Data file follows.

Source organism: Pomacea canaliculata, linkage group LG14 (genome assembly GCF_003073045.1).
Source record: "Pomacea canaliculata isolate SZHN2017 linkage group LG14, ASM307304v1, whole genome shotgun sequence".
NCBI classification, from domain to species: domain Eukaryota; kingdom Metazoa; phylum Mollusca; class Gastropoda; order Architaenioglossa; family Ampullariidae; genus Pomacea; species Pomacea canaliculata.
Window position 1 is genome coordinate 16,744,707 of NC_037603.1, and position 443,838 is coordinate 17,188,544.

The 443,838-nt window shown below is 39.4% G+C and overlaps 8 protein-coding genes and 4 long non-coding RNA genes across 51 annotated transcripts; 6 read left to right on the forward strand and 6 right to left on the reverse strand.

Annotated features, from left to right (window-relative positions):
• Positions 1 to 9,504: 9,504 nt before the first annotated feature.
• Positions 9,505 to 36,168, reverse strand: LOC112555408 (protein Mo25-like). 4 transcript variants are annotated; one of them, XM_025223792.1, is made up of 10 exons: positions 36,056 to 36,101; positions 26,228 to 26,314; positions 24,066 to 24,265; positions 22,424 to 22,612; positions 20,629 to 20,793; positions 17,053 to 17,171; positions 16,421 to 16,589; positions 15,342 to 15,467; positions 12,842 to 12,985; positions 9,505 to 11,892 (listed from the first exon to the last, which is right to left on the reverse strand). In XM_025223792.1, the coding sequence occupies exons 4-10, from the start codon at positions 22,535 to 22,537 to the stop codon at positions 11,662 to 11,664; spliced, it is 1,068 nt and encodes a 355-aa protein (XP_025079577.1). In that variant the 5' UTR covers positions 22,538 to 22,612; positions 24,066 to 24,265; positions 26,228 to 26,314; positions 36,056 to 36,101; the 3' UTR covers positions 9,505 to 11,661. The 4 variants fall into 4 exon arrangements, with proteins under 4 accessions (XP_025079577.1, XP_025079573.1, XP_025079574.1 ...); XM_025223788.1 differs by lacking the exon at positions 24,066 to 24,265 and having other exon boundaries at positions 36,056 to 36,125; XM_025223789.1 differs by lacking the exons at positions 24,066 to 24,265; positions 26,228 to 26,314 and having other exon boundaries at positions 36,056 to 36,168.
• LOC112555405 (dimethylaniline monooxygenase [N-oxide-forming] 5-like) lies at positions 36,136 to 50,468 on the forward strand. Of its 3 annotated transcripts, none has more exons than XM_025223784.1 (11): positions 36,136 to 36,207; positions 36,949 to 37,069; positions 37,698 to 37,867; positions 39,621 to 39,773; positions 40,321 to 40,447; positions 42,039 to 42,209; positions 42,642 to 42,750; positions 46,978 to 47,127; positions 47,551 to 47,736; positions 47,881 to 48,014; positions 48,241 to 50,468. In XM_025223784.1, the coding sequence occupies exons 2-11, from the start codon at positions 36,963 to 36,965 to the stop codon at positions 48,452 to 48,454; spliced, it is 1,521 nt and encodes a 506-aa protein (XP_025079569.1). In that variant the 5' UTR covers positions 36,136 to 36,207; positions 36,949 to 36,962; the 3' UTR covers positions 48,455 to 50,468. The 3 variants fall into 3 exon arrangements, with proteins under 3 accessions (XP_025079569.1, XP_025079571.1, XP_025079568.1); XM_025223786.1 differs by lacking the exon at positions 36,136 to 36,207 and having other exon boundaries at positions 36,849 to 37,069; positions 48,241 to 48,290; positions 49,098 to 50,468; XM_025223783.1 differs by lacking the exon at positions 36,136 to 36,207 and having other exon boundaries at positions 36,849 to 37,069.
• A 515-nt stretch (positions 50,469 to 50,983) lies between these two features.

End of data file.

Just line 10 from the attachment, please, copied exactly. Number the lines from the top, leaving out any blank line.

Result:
• A 515-nt stretch (positions 50,469 to 50,983) lies between these two features.